UK aerial survey, inspection and mapping provider Iprosurv has entered into a partnership with US-based agricultural surveying specialist Sentera.
A statement from the UK company said that the move “will change the way agricultural risks are managed and insured in the UK”.
The agreement will see Iprosurv’s fleet of 400 drones make use of Sentera’s technology.
This includes its full suite of sensors, software and analytics, which will enable Iprosurv to bring a new level of analytical detail to crop management, and provide growers with the insight necessary to react before a crop is lost.
Using colour and multi-spectral imagery to create a field heat map, the new tech gives growers and their insurers a level of data and insight that has not been available previously, the companies revealed.
The sensors provided by Sentera determine the health of a crop by analysing the light reflected by the crop leaves, down to individual plants. This allows the software to map out the health profile of a crop, enabling growers and insurers to take immediate and targeted remedial action.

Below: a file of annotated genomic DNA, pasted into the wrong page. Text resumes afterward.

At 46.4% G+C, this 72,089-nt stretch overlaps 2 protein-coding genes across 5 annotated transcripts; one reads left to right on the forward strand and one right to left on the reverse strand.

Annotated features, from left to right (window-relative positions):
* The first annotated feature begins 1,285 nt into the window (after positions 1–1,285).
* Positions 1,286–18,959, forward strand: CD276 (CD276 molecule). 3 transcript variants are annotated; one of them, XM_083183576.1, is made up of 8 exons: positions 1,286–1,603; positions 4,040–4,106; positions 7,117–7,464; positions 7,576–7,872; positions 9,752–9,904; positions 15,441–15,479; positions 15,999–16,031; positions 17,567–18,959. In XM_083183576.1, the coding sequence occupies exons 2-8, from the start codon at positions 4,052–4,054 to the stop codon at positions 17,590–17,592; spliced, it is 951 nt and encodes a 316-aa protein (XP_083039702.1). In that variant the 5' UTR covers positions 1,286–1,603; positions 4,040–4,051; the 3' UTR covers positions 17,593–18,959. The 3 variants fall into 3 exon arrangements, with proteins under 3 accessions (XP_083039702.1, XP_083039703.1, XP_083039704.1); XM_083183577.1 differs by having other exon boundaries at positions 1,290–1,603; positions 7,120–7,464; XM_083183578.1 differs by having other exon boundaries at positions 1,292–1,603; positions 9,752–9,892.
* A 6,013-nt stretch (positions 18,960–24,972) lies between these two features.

This allows insurers to underwrite at a much more granular level which should lead to more accurate premium pricing and claims pay-outs for growers.
Rebecca Jones, CEO and co-founder of Iprosurv, predicted that the new capabilities would fundamentally change the way agricultural risks in the UK are managed and how insurers understand and price them.
“The traditional approach to surveying crops requires boots on the ground, visual inspection and often lengthy analysis of individual plants,” she said. “This is time consuming and, more importantly, can often be inaccurate but this partnership with Sentera means our drones can provide growers and their insurers with a detailed analysis of a crop’s condition, and it’s likelihood of failure, within hours.
“With Sentera’s tech on board, our drones can provide minutely specific data on a crop’s condition, predicting the yield and extent of any damage. Farming is becoming more and more automated and specialised and this technology is a significant addition to the modernisation of farming in the UK.”